Immigrants on edge over prospect of ICE raids
Immigrant communities across the country are on edge after mass deportation operations promised by President Trump failed to materialize in recent days.
Trump has claimed the Immigration and Customs Enforcement (ICE) raids were “very successful” and took place out of the public eye. But immigration advocates said they’ve seen no evidence of a widespread sweep, and experts question whether the president may have hindered the efforts by speaking publicly about them.
Advocacy organizations are urging those who may be targeted by ICE to remain vigilant, cautioning that the larger raids could take place in the coming days, weeks or months.
“I think this threat is still out there, and there’s no trust in this administration,” said Sergio Gonzales, deputy director of the Immigration Hub. “People are still very much living as if this could happen at any moment.”
Immigration advocacy groups and local officials braced for raids targeting at least 10 major cities and thousands of individuals with deportation orders after Trump said they would begin last Sunday.
In the days since, ICE carried out enforcement activity in New York City, Oregon, Denver and elsewhere. Gonzales said he’d heard of instances of individuals and family members being picked up by ICE but that it was unclear whether they were part of regular ongoing enforcement efforts.
But the sweeping operation that many expected never arrived.
John Sandweg, who served as acting ICE director in the Obama administration, said he believes there was an unreasonable expectation for the scope of the operation. He noted the agency lacks the resources to round up the scores of immigrants Trump had indicated would be targeted in one coordinated swoop.
“This operation was never going to be what I think the media and the advocates and maybe even the president thought it would be, which was thousands of ICE agents swarming around the streets of America,” Sandweg said. “It was always going to be much lower profile than I think people realized.”
The specter of ongoing raids looms as immigration promises to be a flashpoint ahead of the 2020 election. Trump continues to wield the issue as a driving motivator for his base of supporters, while Democrats frame the administration’s treatment of migrants as a human rights catastrophe.
Trump spoke publicly of his plans for mass immigration raids in the days before they were set to commence.
“There’s nothing to be secret about,” Trump said last week, calling it a “major operation.”
Sandweg said ICE operations are “never” publicized ahead of time and signaled Trump may have endangered the operation with his comments.
“It’s a serious concern there primarily for officer safety reasons … and then also because it’s been pretty well documented that the effectiveness of these operations dissipates dramatically when word is out when they’re going to commence,” he said.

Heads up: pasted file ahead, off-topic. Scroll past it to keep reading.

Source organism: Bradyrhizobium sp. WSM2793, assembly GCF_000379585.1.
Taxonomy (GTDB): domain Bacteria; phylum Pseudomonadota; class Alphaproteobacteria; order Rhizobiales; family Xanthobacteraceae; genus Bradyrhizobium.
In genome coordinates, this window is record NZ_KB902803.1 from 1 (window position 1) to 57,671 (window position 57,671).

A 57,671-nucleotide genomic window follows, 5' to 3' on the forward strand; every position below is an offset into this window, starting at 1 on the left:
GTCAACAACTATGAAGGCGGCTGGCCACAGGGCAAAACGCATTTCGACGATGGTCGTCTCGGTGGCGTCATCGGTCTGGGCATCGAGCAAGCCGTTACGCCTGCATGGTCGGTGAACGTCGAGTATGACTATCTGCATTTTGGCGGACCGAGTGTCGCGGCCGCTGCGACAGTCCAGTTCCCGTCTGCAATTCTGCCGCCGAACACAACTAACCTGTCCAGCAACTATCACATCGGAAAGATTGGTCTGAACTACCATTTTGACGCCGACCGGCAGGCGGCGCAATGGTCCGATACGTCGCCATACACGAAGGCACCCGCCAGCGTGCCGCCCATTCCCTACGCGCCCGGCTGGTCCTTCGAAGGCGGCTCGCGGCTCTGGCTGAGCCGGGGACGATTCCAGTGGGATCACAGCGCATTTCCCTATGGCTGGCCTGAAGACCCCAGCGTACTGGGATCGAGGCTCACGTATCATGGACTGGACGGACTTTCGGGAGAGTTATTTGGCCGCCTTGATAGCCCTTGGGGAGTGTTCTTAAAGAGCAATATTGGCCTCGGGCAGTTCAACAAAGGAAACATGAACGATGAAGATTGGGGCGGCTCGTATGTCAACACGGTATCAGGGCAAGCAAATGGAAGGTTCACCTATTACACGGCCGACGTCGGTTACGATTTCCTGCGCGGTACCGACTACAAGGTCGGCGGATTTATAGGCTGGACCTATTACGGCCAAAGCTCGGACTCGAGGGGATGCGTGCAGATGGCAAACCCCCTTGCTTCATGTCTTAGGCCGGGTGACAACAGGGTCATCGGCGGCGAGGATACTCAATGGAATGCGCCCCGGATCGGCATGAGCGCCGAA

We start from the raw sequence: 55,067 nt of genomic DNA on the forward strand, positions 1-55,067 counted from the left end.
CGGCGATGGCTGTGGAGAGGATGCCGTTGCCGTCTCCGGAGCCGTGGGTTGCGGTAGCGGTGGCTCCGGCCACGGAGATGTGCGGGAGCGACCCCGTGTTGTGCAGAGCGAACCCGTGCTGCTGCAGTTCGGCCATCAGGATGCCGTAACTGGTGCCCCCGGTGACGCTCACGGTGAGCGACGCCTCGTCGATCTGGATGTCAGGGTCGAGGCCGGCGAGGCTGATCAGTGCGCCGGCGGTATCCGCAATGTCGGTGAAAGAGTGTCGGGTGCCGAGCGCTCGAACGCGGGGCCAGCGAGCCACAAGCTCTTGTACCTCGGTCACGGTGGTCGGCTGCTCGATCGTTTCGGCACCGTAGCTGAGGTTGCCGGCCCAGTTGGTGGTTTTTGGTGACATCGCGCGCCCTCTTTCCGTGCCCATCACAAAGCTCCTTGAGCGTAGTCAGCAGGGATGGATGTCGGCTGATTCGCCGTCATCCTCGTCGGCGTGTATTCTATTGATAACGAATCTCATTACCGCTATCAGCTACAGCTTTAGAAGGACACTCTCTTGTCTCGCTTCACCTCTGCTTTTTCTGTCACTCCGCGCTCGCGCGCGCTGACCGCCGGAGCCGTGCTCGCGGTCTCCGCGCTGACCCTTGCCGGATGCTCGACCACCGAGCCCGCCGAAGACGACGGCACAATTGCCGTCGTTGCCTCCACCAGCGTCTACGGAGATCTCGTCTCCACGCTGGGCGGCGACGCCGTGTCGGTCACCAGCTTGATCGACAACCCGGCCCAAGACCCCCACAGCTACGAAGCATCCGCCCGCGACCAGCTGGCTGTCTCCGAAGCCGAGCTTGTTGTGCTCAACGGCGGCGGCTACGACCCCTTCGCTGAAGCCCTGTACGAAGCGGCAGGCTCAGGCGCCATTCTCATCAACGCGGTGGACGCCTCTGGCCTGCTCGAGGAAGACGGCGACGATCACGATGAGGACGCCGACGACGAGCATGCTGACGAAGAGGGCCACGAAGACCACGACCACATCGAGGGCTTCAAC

Refusing to concede the raids failed to live up to his promise, Trump has maintained over the past week that the raids were “very successful” and that “thousands” of violent gang members have been taken out of the country.
“On Sunday, there was a lot of activity, but you didn’t even see it because it went very smoothly,” Trump told reporters on Tuesday.
ICE did not respond to requests for comment on whether the operation went through as planned.
Reps. Ben Ray Luján (D-N.M.) and Joaquin Castro (D-Texas) wrote to the acting Homeland Security secretary and acting ICE director this week requesting information on how many people were apprehended between Sunday and Wednesday and how many collateral arrests were made of people who were not original targets of raids.
“The Administration’s plans to execute large-scale, coordinated enforcement operations and ongoing efforts to publicize inhumane family separations have caused significant anxiety, fear and trauma for American families and discord for citizens and migrants alike,” the lawmakers wrote.
Gonzales said the effects of the president consistently targeting immigrants are evident in certain communities.
He described families shutting themselves in their homes and keeping kids from going to school out of fear of an ICE operation. Immigrants who worry about being deported may be reluctant to speak with the police, he said, putting a strain on local law enforcement.
“When there’s this kind of panic and fear, it’s not just immigrant communities who are being impacted,” he said. “It’s certainly having an impact on all the other facets of these towns and these communities.”
Jorge-Mario Cabrera, director of communications for the Los Angeles-based Coalition for Humane Immigrant Rights, added that the threat of mass sweeps will only intensify the emotional toll for many immigrants who feel “unwanted.”
Cabrera said he has little doubt that ICE will regroup and carry out the operation at a later date and that Trump’s rhetoric will continue to incite anti-immigrant feelings among some in the country.
“I think the dramatic moment that the media and some of us were waiting for did not materialize,” Cabrera said. “But moments where families are separated still take place and will continue to take place … in the next days and weeks and months until this administration is over.”
Comments are closed